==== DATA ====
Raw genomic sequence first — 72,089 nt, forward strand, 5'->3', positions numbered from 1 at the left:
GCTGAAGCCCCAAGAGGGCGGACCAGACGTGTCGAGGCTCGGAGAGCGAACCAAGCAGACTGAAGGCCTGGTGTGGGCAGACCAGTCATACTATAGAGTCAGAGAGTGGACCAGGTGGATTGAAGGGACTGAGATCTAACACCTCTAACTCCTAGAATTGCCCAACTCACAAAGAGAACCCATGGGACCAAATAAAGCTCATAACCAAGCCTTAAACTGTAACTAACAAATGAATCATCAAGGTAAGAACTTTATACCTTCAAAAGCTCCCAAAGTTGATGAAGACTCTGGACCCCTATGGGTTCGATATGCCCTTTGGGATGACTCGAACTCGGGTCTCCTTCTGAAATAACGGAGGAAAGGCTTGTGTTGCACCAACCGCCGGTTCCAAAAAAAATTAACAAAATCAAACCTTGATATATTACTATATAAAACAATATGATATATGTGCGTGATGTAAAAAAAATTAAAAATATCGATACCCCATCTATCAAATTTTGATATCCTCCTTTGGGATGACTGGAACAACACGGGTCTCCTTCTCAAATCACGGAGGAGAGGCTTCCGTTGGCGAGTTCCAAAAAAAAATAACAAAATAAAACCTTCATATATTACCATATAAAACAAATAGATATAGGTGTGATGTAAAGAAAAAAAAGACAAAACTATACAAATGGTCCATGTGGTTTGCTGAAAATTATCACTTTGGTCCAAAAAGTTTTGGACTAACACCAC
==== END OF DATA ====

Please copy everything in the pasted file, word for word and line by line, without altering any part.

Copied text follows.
Raw genomic sequence first — 72,089 nt, forward strand, 5'->3', positions numbered from 1 at the left:
GCTGAAGCCCCAAGAGGGCGGACCAGACGTGTCGAGGCTCGGAGAGCGAACCAAGCAGACTGAAGGCCTGGTGTGGGCAGACCAGTCATACTATAGAGTCAGAGAGTGGACCAGGTGGATTGAAGGGACTGAGATCTAACACCTCTAACTCCTAGAATTGCCCAACTCACAAAGAGAACCCATGGGACCAAATAAAGCTCATAACCAAGCCTTAAACTGTAACTAACAAATGAATCATCAAGGTAAGAACTTTATACCTTCAAAAGCTCCCAAAGTTGATGAAGACTCTGGACCCCTATGGGTTCGATATGCCCTTTGGGATGACTCGAACTCGGGTCTCCTTCTGAAATAACGGAGGAAAGGCTTGTGTTGCACCAACCGCCGGTTCCAAAAAAAATTAACAAAATCAAACCTTGATATATTACTATATAAAACAATATGATATATGTGCGTGATGTAAAAAAAATTAAAAATATCGATACCCCATCTATCAAATTTTGATATCCTCCTTTGGGATGACTGGAACAACACGGGTCTCCTTCTCAAATCACGGAGGAGAGGCTTCCGTTGGCGAGTTCCAAAAAAAAATAACAAAATAAAACCTTCATATATTACCATATAAAACAAATAGATATAGGTGTGATGTAAAGAAAAAAAAGACAAAACTATACAAATGGTCCATGTGGTTTGCTGAAAATTATCACTTTGGTCCAAAAAGTTTTGGACTAACACCAC